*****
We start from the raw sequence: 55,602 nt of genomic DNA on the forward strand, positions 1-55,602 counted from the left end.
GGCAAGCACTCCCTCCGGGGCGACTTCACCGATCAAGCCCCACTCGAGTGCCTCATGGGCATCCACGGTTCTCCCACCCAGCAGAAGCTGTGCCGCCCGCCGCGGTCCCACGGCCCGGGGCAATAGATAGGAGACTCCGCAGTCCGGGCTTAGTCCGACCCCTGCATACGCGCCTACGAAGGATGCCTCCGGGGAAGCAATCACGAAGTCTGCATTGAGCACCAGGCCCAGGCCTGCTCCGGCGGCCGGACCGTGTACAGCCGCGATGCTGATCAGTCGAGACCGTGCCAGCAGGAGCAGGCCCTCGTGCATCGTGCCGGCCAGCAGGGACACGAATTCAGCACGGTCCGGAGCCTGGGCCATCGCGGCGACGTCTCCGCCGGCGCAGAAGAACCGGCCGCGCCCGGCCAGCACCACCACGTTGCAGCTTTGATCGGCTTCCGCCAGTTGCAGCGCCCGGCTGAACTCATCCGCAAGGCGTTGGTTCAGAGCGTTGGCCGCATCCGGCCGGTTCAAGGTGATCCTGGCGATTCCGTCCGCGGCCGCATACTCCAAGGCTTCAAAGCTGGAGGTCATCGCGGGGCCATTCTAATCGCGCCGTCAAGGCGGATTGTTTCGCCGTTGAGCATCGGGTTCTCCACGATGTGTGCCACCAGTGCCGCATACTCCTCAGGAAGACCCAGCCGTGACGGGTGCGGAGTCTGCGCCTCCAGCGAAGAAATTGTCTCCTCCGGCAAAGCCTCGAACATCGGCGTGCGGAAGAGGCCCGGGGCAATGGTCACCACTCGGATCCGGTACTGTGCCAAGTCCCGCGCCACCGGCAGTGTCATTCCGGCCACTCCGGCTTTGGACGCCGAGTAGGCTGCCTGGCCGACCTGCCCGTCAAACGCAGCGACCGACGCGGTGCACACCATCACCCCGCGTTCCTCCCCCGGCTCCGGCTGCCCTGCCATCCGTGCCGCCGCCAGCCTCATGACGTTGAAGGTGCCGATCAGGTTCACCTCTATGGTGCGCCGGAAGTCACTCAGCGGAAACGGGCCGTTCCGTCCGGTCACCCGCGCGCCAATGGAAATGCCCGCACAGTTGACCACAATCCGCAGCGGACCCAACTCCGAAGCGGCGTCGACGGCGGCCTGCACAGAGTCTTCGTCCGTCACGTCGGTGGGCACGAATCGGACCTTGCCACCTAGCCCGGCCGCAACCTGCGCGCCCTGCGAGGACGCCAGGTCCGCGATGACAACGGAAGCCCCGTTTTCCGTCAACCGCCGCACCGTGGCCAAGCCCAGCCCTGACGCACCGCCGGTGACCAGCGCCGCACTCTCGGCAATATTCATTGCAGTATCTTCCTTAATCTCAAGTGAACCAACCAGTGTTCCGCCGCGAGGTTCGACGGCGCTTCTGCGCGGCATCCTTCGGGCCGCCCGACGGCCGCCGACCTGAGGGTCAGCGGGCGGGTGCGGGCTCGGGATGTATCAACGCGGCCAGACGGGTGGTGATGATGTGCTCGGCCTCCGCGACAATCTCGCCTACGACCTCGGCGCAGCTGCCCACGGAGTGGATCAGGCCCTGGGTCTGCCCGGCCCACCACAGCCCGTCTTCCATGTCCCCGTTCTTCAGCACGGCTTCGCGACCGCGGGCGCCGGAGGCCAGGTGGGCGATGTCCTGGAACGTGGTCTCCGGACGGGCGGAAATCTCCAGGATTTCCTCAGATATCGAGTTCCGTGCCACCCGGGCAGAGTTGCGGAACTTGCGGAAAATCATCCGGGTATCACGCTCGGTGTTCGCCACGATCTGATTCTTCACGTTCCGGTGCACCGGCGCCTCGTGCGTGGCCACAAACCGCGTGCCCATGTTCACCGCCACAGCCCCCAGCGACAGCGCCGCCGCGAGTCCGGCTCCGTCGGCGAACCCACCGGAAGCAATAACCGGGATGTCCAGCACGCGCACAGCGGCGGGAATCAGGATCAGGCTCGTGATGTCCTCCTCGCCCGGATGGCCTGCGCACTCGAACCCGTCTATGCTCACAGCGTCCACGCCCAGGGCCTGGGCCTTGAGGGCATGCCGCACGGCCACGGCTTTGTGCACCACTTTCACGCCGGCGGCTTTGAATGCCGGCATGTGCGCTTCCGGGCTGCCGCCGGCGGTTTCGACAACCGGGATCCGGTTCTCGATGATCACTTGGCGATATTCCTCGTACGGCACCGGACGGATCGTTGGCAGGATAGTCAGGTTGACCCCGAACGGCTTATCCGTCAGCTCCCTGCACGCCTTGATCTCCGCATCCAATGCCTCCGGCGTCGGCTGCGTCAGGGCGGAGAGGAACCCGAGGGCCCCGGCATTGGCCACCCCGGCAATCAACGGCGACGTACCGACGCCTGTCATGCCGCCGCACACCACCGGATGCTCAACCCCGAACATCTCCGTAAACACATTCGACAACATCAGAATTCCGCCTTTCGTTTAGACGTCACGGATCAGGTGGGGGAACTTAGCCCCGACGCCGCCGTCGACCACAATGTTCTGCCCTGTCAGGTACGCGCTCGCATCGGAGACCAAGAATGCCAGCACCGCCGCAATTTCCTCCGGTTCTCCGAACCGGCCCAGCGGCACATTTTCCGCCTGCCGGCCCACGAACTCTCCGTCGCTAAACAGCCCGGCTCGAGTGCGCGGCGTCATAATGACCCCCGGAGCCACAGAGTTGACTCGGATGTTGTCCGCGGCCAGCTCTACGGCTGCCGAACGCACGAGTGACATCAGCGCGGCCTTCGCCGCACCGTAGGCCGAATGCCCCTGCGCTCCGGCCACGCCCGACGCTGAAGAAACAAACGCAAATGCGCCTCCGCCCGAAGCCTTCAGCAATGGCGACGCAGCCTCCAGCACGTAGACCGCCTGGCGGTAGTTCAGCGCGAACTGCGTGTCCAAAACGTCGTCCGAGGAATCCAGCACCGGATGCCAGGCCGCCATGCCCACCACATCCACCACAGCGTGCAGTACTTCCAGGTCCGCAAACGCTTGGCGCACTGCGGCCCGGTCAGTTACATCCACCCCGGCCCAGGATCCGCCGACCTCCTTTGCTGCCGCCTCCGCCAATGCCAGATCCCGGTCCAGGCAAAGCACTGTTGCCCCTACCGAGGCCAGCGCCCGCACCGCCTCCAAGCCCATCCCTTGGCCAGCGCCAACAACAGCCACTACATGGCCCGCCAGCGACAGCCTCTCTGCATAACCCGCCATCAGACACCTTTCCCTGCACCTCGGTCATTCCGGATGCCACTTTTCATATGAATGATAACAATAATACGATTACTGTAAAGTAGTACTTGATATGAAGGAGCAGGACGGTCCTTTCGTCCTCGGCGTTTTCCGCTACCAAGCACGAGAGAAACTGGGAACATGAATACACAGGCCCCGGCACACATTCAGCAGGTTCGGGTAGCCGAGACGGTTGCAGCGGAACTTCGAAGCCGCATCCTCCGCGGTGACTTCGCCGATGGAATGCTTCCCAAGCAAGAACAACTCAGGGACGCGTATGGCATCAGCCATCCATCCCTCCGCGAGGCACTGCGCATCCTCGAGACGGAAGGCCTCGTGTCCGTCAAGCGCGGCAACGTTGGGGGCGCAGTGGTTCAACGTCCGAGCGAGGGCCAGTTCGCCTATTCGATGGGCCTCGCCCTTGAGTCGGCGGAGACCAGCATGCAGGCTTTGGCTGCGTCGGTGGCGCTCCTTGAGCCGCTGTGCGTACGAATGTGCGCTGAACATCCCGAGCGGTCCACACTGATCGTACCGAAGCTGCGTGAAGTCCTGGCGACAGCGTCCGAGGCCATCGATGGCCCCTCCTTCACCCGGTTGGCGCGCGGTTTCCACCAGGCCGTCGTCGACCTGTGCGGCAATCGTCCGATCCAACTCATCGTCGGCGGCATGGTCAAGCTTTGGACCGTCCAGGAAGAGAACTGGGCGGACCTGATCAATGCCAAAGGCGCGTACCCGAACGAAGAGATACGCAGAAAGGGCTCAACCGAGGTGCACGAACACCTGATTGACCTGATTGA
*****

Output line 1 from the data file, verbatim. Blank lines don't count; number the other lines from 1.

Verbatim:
We start from the raw sequence: 55,602 nt of genomic DNA on the forward strand, positions 1-55,602 counted from the left end.